3) Assess specific risks and barriers to older adult safety as they transition from the hospital to home 

4) Assist family caregivers in identfying caregiver responsibilities and potential caregiver burden 

Date posted: 
Mon, 10/17/2016
Date Submitted or Reviewed/Updated for Clinical Accuracy: 
Mon, 10/17/2016
Contact Person/Corresponding Author:



Suggested Citation:
Barney Smith 3 - A Transitions of Care Interprofessional Education Standardized Patient. POGOe - Portal of Geriatrics Online Education; 2016 Available from: https://pogoe.org/taxonomy/term/463

Interdisciplinary Health Profession Module Videos

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Date Posted: 
12/31/1969
Date Reviewed/Updated for Clinical Accuracy: 
12/31/1969
Product Information
Estimated time to complete: 
1
Abstract: 

Care teams often don't know how to effectively and efficiently collaborate when addressing a patient’s health. Depending on a patient’s needs, team leadership can shift at any given moment from one person to another. Because of this constant jockeying and adaptation, educating learners about their own interprofessional relationships is becoming incredibly important. These videos and the corresponding text supplements provide a context for interprofessional team members to discover more about what it takes to become a member of another profession. This knowledge, combined with their own experiences and clinical practice, will assist in preparing learners for the next-generation of team-based healthcare.

Educational objectives: 

After watching these short 2-3 minute videos, interprofessional teams will be able to contextualize their own relationship within the group dynamic, understand the educational requirements that go into other disciplines, and formulate an effective team-based learning approach for future activities.

Date posted: 
Tue, 09/27/2016
Date Submitted or Reviewed/Updated for Clinical Accuracy: 
Tue, 09/27/2016
Contact Person/Corresponding Author:



Suggested Citation:
Interdisciplinary Health Profession Module Videos. POGOe - Portal of Geriatrics Online Education; 2016 Available from: https://pogoe.org/taxonomy/term/463

Interprofessional Geriatric Education and Training in Texas: Fall Risk Education & Assessment

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Date Posted: 
12/31/1969
Date Reviewed/Updated for Clinical Accuracy: 
12/31/1969
Product Information
Estimated time to complete: 
2
Abstract: 

Each year, one in every three adults ages 65 or older falls and 2 million are treated in emergency departments for fall-related injuries. The risk of falling increases with each decade of life. The long-term consequences of fall injuries, such as hip fractures and traumatic brain injuries (TBI), can impact the health and independence of older adults. However, falls are not necessarily an inevitable part of aging. In fact, many falls can be prevented. All healthcare professionals can take actions to protect older adults.

The University of North Texas Health Science Center (UNTSHC) Reynolds Interprofessional Geriatric Education and Training in Texas (IGET-IT) Program has developed a Fall Risk Assessment and Education module as part of the Interprofessional Communication Improvement Modules (ICIM) Elder Safety series. The ICIM Elder Safety modules were created in collaboration with the National Board of Osteopathic Medical Examiners (NBOME) and are supported, in part, by a grant from the Donald W. Reynolds Foundation. The goal of the Elder Safety ICIMs is to provide innovative and sustainable programs to improve the ability of physicians to work with other health disciplines in teams to provide better care for geriatric patients. The care of older adults can be very complex and studies have shown that a team approach can be most effective in leading to quality outcomes.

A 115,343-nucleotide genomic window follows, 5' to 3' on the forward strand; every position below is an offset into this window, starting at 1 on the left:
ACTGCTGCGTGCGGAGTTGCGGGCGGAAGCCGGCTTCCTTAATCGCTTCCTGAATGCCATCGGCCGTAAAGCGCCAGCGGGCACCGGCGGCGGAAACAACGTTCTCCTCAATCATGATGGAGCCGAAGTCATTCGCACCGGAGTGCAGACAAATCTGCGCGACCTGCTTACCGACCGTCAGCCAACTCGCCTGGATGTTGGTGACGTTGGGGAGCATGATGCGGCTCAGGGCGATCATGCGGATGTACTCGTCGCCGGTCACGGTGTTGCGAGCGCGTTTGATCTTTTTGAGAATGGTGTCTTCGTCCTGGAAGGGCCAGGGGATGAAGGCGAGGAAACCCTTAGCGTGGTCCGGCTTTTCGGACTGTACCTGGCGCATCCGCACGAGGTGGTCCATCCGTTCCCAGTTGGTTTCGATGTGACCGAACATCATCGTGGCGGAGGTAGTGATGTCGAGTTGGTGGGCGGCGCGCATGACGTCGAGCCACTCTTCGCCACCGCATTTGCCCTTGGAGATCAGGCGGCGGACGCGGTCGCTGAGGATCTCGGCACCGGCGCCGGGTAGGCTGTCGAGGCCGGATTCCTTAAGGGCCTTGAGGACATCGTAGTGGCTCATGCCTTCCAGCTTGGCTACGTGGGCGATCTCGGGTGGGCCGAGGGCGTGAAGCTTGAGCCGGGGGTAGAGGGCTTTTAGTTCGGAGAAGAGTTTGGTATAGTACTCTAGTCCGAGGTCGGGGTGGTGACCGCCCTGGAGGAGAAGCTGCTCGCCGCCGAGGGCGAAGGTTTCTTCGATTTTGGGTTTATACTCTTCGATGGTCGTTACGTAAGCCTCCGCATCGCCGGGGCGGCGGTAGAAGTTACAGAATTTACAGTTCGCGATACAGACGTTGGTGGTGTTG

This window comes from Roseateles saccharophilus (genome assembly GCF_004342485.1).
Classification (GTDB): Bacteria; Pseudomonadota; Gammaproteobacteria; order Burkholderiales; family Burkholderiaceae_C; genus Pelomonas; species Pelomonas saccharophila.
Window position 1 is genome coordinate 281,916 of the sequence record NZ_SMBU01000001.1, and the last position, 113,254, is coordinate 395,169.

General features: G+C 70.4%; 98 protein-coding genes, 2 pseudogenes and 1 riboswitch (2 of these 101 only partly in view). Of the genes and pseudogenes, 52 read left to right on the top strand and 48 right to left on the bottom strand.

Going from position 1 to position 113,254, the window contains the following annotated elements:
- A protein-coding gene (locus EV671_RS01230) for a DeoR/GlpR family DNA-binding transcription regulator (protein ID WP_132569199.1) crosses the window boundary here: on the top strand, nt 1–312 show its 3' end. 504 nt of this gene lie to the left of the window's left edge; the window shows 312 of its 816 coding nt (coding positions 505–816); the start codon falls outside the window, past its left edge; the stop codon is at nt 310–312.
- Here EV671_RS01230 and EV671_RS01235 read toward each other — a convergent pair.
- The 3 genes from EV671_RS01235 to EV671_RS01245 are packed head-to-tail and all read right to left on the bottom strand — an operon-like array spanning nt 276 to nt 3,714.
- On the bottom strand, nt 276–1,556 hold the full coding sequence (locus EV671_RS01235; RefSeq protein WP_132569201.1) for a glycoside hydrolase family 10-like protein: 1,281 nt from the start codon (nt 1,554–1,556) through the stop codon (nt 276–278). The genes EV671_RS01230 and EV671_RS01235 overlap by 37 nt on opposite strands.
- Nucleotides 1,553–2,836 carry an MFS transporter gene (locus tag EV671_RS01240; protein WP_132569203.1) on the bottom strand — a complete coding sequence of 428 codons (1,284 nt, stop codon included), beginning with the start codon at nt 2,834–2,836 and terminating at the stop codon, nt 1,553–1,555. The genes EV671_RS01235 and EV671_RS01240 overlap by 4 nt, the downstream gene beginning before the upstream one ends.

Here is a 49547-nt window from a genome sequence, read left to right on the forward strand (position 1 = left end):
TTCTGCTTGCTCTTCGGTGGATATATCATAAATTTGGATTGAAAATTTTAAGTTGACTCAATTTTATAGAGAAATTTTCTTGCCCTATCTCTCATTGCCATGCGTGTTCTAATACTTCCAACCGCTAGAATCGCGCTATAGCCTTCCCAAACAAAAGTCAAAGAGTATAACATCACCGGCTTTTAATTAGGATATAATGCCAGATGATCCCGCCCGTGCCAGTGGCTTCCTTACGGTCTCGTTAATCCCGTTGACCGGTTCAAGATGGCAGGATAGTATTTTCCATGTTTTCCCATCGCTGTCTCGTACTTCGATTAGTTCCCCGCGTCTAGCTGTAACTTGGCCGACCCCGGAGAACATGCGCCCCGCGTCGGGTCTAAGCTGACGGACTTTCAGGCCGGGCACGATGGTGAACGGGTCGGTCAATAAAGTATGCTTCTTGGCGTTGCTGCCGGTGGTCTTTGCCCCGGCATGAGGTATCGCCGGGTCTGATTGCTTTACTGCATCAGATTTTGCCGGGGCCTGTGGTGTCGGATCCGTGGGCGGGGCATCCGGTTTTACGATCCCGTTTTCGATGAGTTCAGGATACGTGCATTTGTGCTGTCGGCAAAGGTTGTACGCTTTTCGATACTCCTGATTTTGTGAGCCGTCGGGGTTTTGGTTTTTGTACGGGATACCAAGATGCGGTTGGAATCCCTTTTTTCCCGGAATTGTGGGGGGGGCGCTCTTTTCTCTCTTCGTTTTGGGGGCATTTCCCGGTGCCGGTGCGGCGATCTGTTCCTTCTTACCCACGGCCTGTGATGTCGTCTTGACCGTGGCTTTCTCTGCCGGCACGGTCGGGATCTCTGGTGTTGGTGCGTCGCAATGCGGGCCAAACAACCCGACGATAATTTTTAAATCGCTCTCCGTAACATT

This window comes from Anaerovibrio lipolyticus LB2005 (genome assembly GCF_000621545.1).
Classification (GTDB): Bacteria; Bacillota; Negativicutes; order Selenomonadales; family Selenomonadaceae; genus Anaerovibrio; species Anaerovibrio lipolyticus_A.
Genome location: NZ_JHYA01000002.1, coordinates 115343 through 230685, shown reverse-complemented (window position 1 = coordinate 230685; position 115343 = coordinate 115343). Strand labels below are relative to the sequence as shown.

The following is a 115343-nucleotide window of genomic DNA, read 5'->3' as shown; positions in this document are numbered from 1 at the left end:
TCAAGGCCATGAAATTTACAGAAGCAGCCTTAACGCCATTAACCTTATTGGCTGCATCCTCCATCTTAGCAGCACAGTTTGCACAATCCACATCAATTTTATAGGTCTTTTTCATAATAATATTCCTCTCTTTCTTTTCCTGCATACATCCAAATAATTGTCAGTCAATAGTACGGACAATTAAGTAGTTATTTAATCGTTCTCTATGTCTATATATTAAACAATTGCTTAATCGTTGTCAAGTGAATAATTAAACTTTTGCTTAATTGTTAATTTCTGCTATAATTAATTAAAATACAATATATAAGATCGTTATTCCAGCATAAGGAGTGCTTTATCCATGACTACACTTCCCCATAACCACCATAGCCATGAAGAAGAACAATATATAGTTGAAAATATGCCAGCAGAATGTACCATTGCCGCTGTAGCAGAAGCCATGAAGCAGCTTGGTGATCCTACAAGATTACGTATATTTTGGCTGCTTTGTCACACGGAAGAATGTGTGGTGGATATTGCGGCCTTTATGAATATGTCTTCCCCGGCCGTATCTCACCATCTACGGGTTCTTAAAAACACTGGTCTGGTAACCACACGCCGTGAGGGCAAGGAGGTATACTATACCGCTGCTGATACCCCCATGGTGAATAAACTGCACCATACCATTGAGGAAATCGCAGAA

Educational objectives: 

Upon completion of this activity, participants will be able to:

  • Describe risk factors associated with falls in older adults using a comprehensive fall risk assessment.
  • Identify examination components to assess for fall risk.
  • Describe how neurocognitive features can contribute to the risk of falls.
  • Identify four essential tests to assess neurocognitive features.
  • Describe how sensory factors impact the risk of falls.
  • Identify exams to assess sensory factors.
  • Identify the prescription, nonprescription, nutritional supplements, and food/drug interactions that are most frequently associated with an increased fall risk.
  • Discuss polypharmacy and its impact on fall risk.
  • Examine the evidence behind nutritional supplements that may help reduce fractures from falls.
Publications from, presentations from, and/or citations to this product: 

Gimpel, J., & Dowling, D.J. (2014, August). Watch Your Step: An Osteopathic Approach to Patient Fall Prevention and Intervention. Presented at the Pennsylvania Osteopathic Family Physicians Society Annual Convention, Hershey, PA.

Marquez Hall, S. (2016, May). Assessment Tool for Elder Safety on the Topics of Falls Risk and Elder Mistreatment. Presented at American Geriatrics Society Annual Scientific Meeting Education Product Showcase, Long Beach, CA.

Date posted: 
Wed, 10/05/2016
Date Submitted or Reviewed/Updated for Clinical Accuracy: 
Wed, 10/05/2016
Product Viewing Instructions: 
Select your activities and add them to your cart. In the cart, click Proceed to Checkout. You will be prompted to create a new account or log in to your existing one. Once your account is created, you will be directed back to complete your registration.
Contact Person/Corresponding Author:



Suggested Citation:
Interprofessional Geriatric Education and Training in Texas: Fall Risk Education & Assessment. POGOe - Portal of Geriatrics Online Education; 2016 Available from: https://pogoe.org/taxonomy/term/463

Goals of Care Conversation Curriculum (GOCCC) Training

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Date Posted: 
12/31/1969
Date Reviewed/Updated for Clinical Accuracy: 
12/31/1969